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6 Ways For Procurement To Communicate More Effectively With Internal Stakeholders

Today, it’s widely accepted that what differentiates the most successful procurement professionals from the also-rans is their soft skills. The ability to communicate information accurately, clearly, and as intended is perhaps the most important of all. But improving your communication skills requires much more than improving the succinctness of your emails or producing more sophisticated slide decks.

As a procurement professional, you communicate in so many ways, through various channels, and with many different types of stakeholders. One challenge the profession has continually faced is how to effectively communicate procurement’s value-add and position within the organisation – particularly amongst the naysayers who continue to question the function’s purpose.

Here are six ways for procurement professionals to master the art of corporate communication with internal stakeholders.

1. Understand the organisation’s priorities

If you want to secure buy-in from your internal stakeholders, be sure to communicate in terms that they can both understand and relate to.

For example, if you’re pitching to or engaging with a senior leader, it’s important to do your homework to understand what motivates them and their key business drivers. How can you adjust your communication style to appeal to these factors? Remember that procurement’s role, like every other function, is to support the organisation at large in realising its objectives.

2. Educate…. with patience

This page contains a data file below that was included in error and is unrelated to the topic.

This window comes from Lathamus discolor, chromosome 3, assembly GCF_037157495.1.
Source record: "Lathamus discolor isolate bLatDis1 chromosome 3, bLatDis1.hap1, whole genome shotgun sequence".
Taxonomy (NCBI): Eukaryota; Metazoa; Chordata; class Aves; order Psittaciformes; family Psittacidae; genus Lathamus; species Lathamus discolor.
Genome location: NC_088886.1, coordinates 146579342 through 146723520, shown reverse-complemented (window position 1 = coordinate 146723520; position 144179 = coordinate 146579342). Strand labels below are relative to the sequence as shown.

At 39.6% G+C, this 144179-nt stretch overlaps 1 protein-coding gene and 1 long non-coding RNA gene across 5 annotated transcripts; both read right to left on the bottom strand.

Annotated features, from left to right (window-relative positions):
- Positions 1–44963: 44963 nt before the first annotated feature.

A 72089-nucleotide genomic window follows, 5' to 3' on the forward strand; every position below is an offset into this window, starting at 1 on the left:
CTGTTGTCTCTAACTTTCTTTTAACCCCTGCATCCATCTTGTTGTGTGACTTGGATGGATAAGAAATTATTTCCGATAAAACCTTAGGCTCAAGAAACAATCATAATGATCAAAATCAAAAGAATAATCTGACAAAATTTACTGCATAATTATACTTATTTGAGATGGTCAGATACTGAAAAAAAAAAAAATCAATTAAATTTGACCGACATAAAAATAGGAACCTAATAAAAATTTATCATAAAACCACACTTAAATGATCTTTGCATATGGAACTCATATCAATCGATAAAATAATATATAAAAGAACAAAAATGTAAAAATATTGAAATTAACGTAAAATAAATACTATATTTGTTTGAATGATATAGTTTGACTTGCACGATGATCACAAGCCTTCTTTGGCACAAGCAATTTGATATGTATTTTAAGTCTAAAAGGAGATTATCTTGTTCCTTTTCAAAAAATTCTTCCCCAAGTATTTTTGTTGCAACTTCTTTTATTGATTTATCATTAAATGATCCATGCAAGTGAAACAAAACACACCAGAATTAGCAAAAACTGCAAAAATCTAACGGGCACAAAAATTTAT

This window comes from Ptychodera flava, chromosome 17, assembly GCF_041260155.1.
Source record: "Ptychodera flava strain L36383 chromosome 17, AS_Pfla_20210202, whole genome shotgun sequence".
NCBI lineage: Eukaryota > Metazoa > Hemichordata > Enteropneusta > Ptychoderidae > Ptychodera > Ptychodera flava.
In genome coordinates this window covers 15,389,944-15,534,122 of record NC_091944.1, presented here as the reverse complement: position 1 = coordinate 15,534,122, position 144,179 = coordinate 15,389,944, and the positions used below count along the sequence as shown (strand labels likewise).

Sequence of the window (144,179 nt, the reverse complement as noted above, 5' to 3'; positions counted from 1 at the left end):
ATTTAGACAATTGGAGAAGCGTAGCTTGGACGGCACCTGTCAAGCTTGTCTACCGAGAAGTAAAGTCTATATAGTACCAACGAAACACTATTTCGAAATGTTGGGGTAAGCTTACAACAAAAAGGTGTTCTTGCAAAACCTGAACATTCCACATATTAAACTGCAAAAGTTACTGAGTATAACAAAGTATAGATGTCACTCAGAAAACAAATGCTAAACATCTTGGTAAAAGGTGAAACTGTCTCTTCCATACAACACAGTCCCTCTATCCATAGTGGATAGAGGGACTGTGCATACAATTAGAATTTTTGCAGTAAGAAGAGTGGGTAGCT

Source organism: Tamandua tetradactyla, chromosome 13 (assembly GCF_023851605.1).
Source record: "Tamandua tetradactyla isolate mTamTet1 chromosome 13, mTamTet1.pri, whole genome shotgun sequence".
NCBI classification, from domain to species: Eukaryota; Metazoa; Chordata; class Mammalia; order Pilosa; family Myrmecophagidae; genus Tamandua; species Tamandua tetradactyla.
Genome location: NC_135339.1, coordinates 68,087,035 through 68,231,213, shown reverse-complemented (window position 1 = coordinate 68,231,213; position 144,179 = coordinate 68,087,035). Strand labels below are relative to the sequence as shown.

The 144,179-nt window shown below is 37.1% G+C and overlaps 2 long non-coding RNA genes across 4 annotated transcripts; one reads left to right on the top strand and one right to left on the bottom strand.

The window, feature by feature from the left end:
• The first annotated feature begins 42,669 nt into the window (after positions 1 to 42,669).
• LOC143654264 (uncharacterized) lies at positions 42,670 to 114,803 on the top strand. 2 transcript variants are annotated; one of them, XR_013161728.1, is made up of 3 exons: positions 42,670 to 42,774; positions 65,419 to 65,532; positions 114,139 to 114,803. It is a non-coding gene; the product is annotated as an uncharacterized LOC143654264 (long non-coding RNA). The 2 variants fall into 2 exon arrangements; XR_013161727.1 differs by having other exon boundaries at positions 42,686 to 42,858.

If you’re achieving massive business savings, driving innovation, and implementing sustainability and supplier diversity initiatives, it’s pretty frustrating to be confronted with a whole host of internal stakeholders who still don’t “get” procurement.

However, rather than letting your frustrations get the better of you, commit to nurturing relationships with your internal stakeholders, patiently educate them on the work you’re doing and why it matters, and run training events where necessary to improve compliance.

3. Prioritise the most important relationships

Building relationships is time-consuming. You certainly don’t have the resources at your disposal to nurture meaningful relationships with every single supplier, and the same applies to internal relationships.

Think of it in much the same way as you would your preferred supplier programme. Prioritise the relationships that matter the most and work to improve those with more frequent and meaningful communication.

4. Ask for feedback

Don’t be afraid to ask internal stakeholders for feedback following the completion of a project. What was their experience of working with procurement? Which processes worked for them and which didn’t? The information you obtain will inform how you communicate with stakeholders in the future and ultimately drive better business relationships.

5. Be honest and transparent

Honesty and transparency are two essential components of effective communication. Building good relationships with your internal stakeholders doesn’t mean you should choose to sugarcoat problems, make decisions without their consultation or approval, or omit significant details. You’ll build trust faster if you address problems as they arise and involve your stakeholders in the decision-making process.

6. Listen

Improving communication with internal stakeholders is as much about listening to them as it is about actively communicating. Never assume you know what your stakeholders need. Instead, make sure you find the time to ask them what they want from you and be receptive to their concerns and queries.

PASA Virtual Event – Mastering Corporate Communications

16th – 23rd August 2021 | 6 x 90-minute online sessions

This highly interactive online learning program will be hosted by Davina Stanley, MD Clarity Thought Partners, and help to bring clarity to your communications. Program participants will see significant shifts in their ability to engage others in their messages.

You can find out more information and register for the event here.

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